Source: ORNL Release | April 16, 2015
A major United Nations report on bioenergy and sustainability released Tuesday concludes the sustainable production of bioenergy can be an important tool for addressing climate change.
Two researchers at the Department of Energy’s Oak Ridge National Laboratory contributed to the multinational UN document, which offers science-based evaluations of bioenergy issues including food and energy crop production and bioenergy as a climate change mitigation strategy.
Keith Kline of ORNL’s Environmental Sciences Division contributed to a chapter on land use for the UN Scientific Committee on Problems of the Environment (SCOPE) Bioenergy and Sustainability Report. “Misconceptions about the availability of land needed for growing food crops and about the opportunities and synergies possible from combined production systems could undermine investment in a key strategy for climate change mitigation,” Kline said.
The land use chapter explores the subject of biomass and food crop production, concluding that the two can co-exist or be complementary. Projected land demands for biofuel production fall well within conservative estimates of current and future land availability, and integrated systems for food and energy production can improve food security.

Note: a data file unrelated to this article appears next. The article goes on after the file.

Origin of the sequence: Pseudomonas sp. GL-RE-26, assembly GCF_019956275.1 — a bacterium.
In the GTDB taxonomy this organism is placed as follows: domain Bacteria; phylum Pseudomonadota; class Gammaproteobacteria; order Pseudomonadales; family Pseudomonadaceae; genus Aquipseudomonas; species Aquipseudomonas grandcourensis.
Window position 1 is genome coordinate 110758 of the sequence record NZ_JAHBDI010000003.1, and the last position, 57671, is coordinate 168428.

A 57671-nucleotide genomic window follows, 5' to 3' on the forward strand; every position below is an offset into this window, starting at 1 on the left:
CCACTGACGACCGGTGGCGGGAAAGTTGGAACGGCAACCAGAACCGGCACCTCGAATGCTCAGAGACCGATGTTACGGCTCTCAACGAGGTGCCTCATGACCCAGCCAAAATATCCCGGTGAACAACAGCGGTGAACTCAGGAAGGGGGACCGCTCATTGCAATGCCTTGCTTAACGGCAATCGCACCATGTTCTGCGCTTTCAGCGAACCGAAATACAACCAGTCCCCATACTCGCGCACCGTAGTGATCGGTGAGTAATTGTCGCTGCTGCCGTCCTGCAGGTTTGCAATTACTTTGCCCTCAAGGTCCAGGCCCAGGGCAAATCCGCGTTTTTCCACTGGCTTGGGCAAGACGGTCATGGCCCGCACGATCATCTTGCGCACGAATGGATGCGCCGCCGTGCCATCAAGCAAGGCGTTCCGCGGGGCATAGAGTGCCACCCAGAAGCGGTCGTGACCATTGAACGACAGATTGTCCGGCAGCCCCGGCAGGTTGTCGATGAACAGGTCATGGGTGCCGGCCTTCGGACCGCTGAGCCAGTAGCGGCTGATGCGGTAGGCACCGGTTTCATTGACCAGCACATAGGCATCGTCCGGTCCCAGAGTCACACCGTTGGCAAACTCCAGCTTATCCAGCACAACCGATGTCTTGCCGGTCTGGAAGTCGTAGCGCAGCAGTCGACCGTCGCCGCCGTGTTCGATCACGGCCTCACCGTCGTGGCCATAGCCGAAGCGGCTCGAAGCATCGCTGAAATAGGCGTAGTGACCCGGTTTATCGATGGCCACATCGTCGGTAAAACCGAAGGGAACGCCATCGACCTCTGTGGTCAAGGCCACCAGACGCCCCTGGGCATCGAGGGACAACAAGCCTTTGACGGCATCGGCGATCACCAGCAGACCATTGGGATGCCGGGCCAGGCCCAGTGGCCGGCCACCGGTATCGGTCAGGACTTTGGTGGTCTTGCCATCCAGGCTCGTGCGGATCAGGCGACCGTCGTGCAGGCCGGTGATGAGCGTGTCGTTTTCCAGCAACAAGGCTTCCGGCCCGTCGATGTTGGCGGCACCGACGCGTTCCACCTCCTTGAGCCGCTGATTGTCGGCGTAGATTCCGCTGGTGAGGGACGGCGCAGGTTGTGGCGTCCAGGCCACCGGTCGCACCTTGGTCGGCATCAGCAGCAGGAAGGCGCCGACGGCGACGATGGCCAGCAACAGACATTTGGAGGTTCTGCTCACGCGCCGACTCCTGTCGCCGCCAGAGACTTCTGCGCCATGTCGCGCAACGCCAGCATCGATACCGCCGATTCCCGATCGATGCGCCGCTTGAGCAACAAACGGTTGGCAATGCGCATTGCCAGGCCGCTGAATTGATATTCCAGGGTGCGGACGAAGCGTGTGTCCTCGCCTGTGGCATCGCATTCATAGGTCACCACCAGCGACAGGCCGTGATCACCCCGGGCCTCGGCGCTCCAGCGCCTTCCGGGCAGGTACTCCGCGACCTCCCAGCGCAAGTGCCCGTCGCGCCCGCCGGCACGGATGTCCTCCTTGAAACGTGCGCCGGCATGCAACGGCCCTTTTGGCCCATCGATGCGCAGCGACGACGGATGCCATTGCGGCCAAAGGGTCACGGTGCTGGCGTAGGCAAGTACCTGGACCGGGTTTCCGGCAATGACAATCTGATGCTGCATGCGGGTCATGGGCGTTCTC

Said Kline, “Biomass production not only has potential to make increasingly meaningful contributions to energy supply but can also support practices to improve management of soils, forests and croplands that are essential for increased mitigation of, and resilience to, impacts of climate change over time.”
Virginia Dale, a Corporate Fellow researcher also in ORNL’s Environmental Sciences Division, co-authored a chapter on biodiversity and ecosystem services. “Deploying biofuels in a manner to reduce effects on biodiversity and associated ecosystem services can be done with planning, monitoring and appropriate governance,” Dale said.
“Negative effects of biofuels can be avoided or reduced by conservation of priority biodiversity areas, recognizing the context-specific effects of biofuels, and adopting location-specific management of production systems. Developing those management strategies takes time and effort,” she said.
The SCOPE Bioenergy & Sustainability Report is the collective effort of 137 researchers at 82 institutions in 24 countries that documents and analyzes impacts, benefits and constraints related to the global expansion of bioenergy. Peer reviewed data and scientific evidence from more than 2,000 sources were used to evaluate the documented and predicted effects of expansion of bioenergy production and use on energy security, food security, environmental and climate security, sustainable development and innovation.
SCOPE was established by the United Nations International Council for Science in 1969 as an interdisciplinary body of natural science expertise that addresses constraints of society on the environment as well as the human response to environmental issues. The SCOPE Bioenergy & Sustainability volume is downloadable from http://bioenfapesp.org/scopebioenergy/index.php.
Dale and Kline’s work was supported by DOE’s Office of Energy Efficiency and Renewable Energy.
UT-Battelle manages ORNL for the DOE’s Office of Science. The Office of Science is the single largest supporter of basic research in the physical sciences in the United States, and is working to address some of the most pressing challenges of our time. For more information, please visit http://science.energy.gov/.